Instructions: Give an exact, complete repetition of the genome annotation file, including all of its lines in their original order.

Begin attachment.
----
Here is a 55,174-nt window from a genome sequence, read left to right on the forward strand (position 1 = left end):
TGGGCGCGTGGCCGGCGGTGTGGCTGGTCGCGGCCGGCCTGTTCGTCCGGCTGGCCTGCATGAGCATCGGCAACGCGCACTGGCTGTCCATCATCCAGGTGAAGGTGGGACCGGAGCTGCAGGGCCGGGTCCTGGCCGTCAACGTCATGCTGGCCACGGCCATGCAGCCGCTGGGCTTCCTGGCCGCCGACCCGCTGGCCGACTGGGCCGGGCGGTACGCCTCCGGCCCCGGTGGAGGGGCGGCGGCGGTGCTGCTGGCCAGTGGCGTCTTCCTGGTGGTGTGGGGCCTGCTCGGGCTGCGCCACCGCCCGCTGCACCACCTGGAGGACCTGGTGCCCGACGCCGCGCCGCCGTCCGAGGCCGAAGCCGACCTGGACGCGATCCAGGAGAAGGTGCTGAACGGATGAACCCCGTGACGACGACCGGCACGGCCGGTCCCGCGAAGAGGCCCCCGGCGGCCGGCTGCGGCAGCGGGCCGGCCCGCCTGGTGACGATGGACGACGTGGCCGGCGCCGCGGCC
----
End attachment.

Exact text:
Here is a 55,174-nt window from a genome sequence, read left to right on the forward strand (position 1 = left end):
TGGGCGCGTGGCCGGCGGTGTGGCTGGTCGCGGCCGGCCTGTTCGTCCGGCTGGCCTGCATGAGCATCGGCAACGCGCACTGGCTGTCCATCATCCAGGTGAAGGTGGGACCGGAGCTGCAGGGCCGGGTCCTGGCCGTCAACGTCATGCTGGCCACGGCCATGCAGCCGCTGGGCTTCCTGGCCGCCGACCCGCTGGCCGACTGGGCCGGGCGGTACGCCTCCGGCCCCGGTGGAGGGGCGGCGGCGGTGCTGCTGGCCAGTGGCGTCTTCCTGGTGGTGTGGGGCCTGCTCGGGCTGCGCCACCGCCCGCTGCACCACCTGGAGGACCTGGTGCCCGACGCCGCGCCGCCGTCCGAGGCCGAAGCCGACCTGGACGCGATCCAGGAGAAGGTGCTGAACGGATGAACCCCGTGACGACGACCGGCACGGCCGGTCCCGCGAAGAGGCCCCCGGCGGCCGGCTGCGGCAGCGGGCCGGCCCGCCTGGTGACGATGGACGACGTGGCCGGCGCCGCGGCC